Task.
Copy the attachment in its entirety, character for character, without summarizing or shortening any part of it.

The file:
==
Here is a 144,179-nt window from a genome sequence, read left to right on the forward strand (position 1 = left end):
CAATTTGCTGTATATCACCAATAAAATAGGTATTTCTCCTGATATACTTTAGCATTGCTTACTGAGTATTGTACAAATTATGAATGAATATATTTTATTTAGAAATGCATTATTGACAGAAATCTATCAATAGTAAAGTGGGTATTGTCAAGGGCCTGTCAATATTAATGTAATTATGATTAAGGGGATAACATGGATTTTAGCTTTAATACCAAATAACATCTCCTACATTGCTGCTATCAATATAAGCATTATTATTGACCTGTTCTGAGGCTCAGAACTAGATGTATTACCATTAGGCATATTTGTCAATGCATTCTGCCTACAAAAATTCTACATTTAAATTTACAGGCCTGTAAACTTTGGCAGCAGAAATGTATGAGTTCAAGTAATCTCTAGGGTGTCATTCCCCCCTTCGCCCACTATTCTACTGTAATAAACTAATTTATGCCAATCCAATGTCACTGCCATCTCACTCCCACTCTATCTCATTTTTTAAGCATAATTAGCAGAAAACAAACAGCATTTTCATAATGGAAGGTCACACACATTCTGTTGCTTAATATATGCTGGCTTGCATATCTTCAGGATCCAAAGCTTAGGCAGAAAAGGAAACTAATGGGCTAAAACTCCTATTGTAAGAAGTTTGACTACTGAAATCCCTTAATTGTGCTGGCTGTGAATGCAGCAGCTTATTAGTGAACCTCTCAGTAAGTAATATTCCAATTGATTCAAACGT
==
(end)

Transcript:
Here is a 144,179-nt window from a genome sequence, read left to right on the forward strand (position 1 = left end):
CAATTTGCTGTATATCACCAATAAAATAGGTATTTCTCCTGATATACTTTAGCATTGCTTACTGAGTATTGTACAAATTATGAATGAATATATTTTATTTAGAAATGCATTATTGACAGAAATCTATCAATAGTAAAGTGGGTATTGTCAAGGGCCTGTCAATATTAATGTAATTATGATTAAGGGGATAACATGGATTTTAGCTTTAATACCAAATAACATCTCCTACATTGCTGCTATCAATATAAGCATTATTATTGACCTGTTCTGAGGCTCAGAACTAGATGTATTACCATTAGGCATATTTGTCAATGCATTCTGCCTACAAAAATTCTACATTTAAATTTACAGGCCTGTAAACTTTGGCAGCAGAAATGTATGAGTTCAAGTAATCTCTAGGGTGTCATTCCCCCCTTCGCCCACTATTCTACTGTAATAAACTAATTTATGCCAATCCAATGTCACTGCCATCTCACTCCCACTCTATCTCATTTTTTAAGCATAATTAGCAGAAAACAAACAGCATTTTCATAATGGAAGGTCACACACATTCTGTTGCTTAATATATGCTGGCTTGCATATCTTCAGGATCCAAAGCTTAGGCAGAAAAGGAAACTAATGGGCTAAAACTCCTATTGTAAGAAGTTTGACTACTGAAATCCCTTAATTGTGCTGGCTGTGAATGCAGCAGCTTATTAGTGAACCTCTCAGTAAGTAATATTCCAATTGATTCAAACGT